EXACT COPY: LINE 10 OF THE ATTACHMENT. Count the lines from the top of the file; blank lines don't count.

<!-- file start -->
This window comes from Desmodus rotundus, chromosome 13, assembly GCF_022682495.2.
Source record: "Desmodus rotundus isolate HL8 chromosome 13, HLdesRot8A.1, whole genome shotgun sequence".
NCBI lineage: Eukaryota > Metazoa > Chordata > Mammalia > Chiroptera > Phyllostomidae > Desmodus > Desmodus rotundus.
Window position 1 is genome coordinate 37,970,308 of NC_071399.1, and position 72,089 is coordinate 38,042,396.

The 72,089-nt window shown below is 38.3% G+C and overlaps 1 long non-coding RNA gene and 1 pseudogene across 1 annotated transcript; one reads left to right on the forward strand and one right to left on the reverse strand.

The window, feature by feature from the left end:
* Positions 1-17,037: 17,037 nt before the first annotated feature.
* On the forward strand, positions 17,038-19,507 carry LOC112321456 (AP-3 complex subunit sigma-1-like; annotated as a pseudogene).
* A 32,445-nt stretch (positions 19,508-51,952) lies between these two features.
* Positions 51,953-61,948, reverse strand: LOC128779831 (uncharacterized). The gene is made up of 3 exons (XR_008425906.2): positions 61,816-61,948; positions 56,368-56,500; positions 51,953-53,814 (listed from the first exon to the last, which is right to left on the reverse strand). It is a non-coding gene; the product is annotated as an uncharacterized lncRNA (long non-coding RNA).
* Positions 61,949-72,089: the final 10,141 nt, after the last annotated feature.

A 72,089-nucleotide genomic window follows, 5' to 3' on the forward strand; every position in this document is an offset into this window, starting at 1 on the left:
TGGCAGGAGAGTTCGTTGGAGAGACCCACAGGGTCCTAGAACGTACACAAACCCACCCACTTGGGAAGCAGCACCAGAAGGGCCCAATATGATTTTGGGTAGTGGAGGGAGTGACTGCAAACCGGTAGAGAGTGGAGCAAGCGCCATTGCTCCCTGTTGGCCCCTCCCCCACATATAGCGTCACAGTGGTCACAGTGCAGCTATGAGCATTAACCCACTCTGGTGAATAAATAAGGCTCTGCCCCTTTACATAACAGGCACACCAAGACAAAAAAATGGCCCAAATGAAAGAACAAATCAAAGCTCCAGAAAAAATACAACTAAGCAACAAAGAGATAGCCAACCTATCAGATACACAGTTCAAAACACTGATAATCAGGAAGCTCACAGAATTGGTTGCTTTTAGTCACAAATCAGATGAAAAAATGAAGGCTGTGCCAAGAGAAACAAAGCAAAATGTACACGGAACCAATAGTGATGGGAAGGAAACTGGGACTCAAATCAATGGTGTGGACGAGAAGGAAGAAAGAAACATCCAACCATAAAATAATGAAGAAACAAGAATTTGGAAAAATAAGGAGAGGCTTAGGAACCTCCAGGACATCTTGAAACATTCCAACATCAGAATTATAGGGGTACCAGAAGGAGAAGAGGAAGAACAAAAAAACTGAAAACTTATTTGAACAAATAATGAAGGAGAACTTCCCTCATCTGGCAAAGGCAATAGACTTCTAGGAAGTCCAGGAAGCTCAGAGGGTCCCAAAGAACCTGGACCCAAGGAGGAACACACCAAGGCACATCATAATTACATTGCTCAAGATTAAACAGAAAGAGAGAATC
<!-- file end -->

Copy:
* Positions 51,953-61,948, reverse strand: LOC128779831 (uncharacterized). The gene is made up of 3 exons (XR_008425906.2): positions 61,816-61,948; positions 56,368-56,500; positions 51,953-53,814 (listed from the first exon to the last, which is right to left on the reverse strand). It is a non-coding gene; the product is annotated as an uncharacterized lncRNA (long non-coding RNA).